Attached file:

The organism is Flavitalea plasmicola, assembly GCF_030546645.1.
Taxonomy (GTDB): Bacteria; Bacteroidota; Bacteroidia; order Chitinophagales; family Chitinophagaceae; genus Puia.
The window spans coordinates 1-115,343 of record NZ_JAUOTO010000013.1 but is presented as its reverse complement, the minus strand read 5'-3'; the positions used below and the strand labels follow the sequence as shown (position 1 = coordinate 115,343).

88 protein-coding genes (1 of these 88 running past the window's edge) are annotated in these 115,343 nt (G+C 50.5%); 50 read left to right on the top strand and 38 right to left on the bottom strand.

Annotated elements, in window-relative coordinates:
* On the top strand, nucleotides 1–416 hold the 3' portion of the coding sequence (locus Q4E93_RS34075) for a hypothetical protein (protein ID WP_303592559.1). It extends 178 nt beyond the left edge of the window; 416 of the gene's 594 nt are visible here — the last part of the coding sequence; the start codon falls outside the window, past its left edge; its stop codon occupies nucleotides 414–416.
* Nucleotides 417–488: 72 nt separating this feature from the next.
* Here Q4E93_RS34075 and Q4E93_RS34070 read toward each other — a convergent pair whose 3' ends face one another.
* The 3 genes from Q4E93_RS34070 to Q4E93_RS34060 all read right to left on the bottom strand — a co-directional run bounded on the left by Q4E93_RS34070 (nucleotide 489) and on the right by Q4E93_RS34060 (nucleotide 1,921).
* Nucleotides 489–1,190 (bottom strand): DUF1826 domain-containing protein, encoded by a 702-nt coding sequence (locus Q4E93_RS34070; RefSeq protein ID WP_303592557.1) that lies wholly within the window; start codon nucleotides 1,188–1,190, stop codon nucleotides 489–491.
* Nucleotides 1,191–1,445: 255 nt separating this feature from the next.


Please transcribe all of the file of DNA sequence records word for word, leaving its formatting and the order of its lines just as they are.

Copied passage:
The organism is Flavitalea plasmicola, assembly GCF_030546645.1.
Taxonomy (GTDB): Bacteria; Bacteroidota; Bacteroidia; order Chitinophagales; family Chitinophagaceae; genus Puia.
The window spans coordinates 1-115,343 of record NZ_JAUOTO010000013.1 but is presented as its reverse complement, the minus strand read 5'-3'; the positions used below and the strand labels follow the sequence as shown (position 1 = coordinate 115,343).

88 protein-coding genes (1 of these 88 running past the window's edge) are annotated in these 115,343 nt (G+C 50.5%); 50 read left to right on the top strand and 38 right to left on the bottom strand.

Annotated elements, in window-relative coordinates:
* On the top strand, nucleotides 1–416 hold the 3' portion of the coding sequence (locus Q4E93_RS34075) for a hypothetical protein (protein ID WP_303592559.1). It extends 178 nt beyond the left edge of the window; 416 of the gene's 594 nt are visible here — the last part of the coding sequence; the start codon falls outside the window, past its left edge; its stop codon occupies nucleotides 414–416.
* Nucleotides 417–488: 72 nt separating this feature from the next.
* Here Q4E93_RS34075 and Q4E93_RS34070 read toward each other — a convergent pair whose 3' ends face one another.
* The 3 genes from Q4E93_RS34070 to Q4E93_RS34060 all read right to left on the bottom strand — a co-directional run bounded on the left by Q4E93_RS34070 (nucleotide 489) and on the right by Q4E93_RS34060 (nucleotide 1,921).
* Nucleotides 489–1,190 (bottom strand): DUF1826 domain-containing protein, encoded by a 702-nt coding sequence (locus Q4E93_RS34070; RefSeq protein ID WP_303592557.1) that lies wholly within the window; start codon nucleotides 1,188–1,190, stop codon nucleotides 489–491.
* Nucleotides 1,191–1,445: 255 nt separating this feature from the next.